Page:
While Tesla Model 3 deliveries are slowly starting and normally some deliveries should go to Michigan by the end of the year, the new electric vehicle will be more difficult to get in the state as Tesla’s lawsuit for the right to deliver and service cars in Michigan looks far from coming to an end.
As we previously reported, Michigan is the most populated state in the US that still doesn’t have a Tesla store or service center. It’s not for lack of trying on Tesla’s part. The company has been trying to obtain a dealer license, but a 2014 change to the law prohibits direct sales from automakers, which is blocking them for obtaining the license.
Currently, Tesla buyers in Michigan have to buy online or in another state, where they also have to service their cars since the ban applies to service too. There are hundreds of Tesla owners in the state that decided to do it anyway, but it is undeniably complicating Tesla’s business and even more so when it comes to a higher volume vehicle like Model 3.
Last year, Tesla filed a lawsuit against the state after claiming that the ban on direct sales violates commerce laws and that it was pushed by car dealers and GM in an attempt to block the electric automaker.
The Detroit News now reports that there’s no end in sight for the conflict:
“The complicated legal battle appears far from resolution. Both sides are expected to provide a list of expert witnesses next month, and the pre-trial “discovery” phase of the case is expected to last through late February 2018. Final requests for a pre-motion conference are expected by March 26 and a trial date has not yet been set.”
Thousands of Model 3 reservation holders in Michigan would have liked a quick resolution in order to facilitate their buying process, but it looks like it will drag well into 2018.
Attorney General Bill Schuette, who is defending the state, still insist that the change to the 2014 bill had nothing to do with Tesla:
“All other car manufacturers desiring to sell in Michigan operate under this same requirement. But Tesla wants special treatment and refuses to bend to Michigan’s law; indeed, Tesla insists that Michigan should bend to Tesla’s innovative business plan and practices rather than Tesla altering its practices to comply with Michigan law.”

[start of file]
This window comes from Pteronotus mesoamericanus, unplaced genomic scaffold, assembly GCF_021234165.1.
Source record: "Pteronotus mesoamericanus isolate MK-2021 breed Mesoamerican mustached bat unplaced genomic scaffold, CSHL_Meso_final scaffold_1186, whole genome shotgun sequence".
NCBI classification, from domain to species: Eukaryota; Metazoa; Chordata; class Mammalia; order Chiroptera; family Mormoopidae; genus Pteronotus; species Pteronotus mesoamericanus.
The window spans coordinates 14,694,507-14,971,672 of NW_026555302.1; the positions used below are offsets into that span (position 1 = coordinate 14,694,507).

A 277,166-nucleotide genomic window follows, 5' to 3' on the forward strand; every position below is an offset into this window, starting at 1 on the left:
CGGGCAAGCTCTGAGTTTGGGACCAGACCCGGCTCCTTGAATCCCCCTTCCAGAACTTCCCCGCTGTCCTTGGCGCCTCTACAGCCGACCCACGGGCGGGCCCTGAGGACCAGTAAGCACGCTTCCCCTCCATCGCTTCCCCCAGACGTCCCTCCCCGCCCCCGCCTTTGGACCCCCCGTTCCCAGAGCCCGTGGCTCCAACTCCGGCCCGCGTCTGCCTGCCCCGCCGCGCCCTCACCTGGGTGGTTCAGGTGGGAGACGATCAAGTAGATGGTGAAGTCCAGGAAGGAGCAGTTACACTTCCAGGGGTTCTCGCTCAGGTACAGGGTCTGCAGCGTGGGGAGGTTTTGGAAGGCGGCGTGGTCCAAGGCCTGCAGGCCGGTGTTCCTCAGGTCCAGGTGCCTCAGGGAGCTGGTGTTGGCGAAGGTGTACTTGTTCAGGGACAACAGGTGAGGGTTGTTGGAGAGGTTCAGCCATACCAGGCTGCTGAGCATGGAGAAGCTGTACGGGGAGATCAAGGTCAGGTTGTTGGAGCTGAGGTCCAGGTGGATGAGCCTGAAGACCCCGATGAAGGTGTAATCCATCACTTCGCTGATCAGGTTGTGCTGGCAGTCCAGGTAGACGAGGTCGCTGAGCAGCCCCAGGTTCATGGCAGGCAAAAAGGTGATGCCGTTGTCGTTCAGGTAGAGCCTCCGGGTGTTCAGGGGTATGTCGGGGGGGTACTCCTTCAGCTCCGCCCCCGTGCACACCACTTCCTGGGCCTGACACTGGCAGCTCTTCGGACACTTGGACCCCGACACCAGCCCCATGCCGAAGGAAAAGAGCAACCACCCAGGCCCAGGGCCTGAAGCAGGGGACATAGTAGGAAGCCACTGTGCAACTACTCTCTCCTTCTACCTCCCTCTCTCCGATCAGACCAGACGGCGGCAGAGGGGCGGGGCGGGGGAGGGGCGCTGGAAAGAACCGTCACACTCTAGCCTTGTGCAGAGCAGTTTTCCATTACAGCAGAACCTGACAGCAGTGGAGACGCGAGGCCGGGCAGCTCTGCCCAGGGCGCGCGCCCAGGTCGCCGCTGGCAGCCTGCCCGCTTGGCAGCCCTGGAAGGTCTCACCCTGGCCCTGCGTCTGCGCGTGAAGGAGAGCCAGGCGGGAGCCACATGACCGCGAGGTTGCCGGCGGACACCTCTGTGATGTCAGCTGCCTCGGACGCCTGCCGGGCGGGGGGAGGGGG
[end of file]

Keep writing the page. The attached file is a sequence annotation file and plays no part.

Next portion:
As part of the discovery process last month, Tesla filed to have two lawmakers turn over any communication with car dealers and automaker lobbyists about the ban.
One of the lawmakers, Sen. Joe Hune, R-Gregory, is the senator who introduced the last-minute amendment that created the ban in 2014 and his wife, Marcia Hune, is a lobbyist for car dealerships.
The other, Rep. Jason Sheppard, R-Lambertville, is being subpoenaed because Tesla claimed that he confirmed to one of their representatives that the reason behind the ban is that “Michigan auto dealers and manufacturers don’t want Tesla in Michigan”.
The company is also going after the communications of Kurt Berryman, a lobbyist Michigan Auto Dealers Association and the Detroit Auto Dealers Association. We reported on the effort in a report last month, Tesla vs State of Michigan: car dealers fear disclosure of their role in banning Tesla’s sales.
Since our report, which Jalopnik used for an article, Berryman claims that he is being harassed. The Detroit News reports:
“Indeed, Berryman claims he has been harassed since auto websites Jalopnik and Electrek reported on his fears last month. Unsympathetic online commenters responded to the stories by circulating his email address and a photo from his Facebook page showing his 2-year-old daughter posing in front of a Tesla.
“Especially love the picture of your daughter standing in front of the Teslas you are working so hard to get banned,” a critic said in a subsequent email Berryman shared with the court. “Wonder if she will grow up and realize how much of a (expletive) her dad was trying to stifle the EV revolution.”
Something Berryman used as an excuse in court not to have his communications about Tesla to be made public because he expects it would create even more harassment.
Considering the state is claiming the change in language made in 2014 that blocked Tesla had nothing to do with the company and yet the lawmakers and lobbyists involved refused to disclose their communications about Tesla around that time, we think it’s important that it becomes public.
And while we encourage anyone to share their arguments with those people, we don’t encourage doing it with insults or threatening messages.
Even if you assume they are doing it out of corruption and can’t be reasoned with, it is obviously not helping.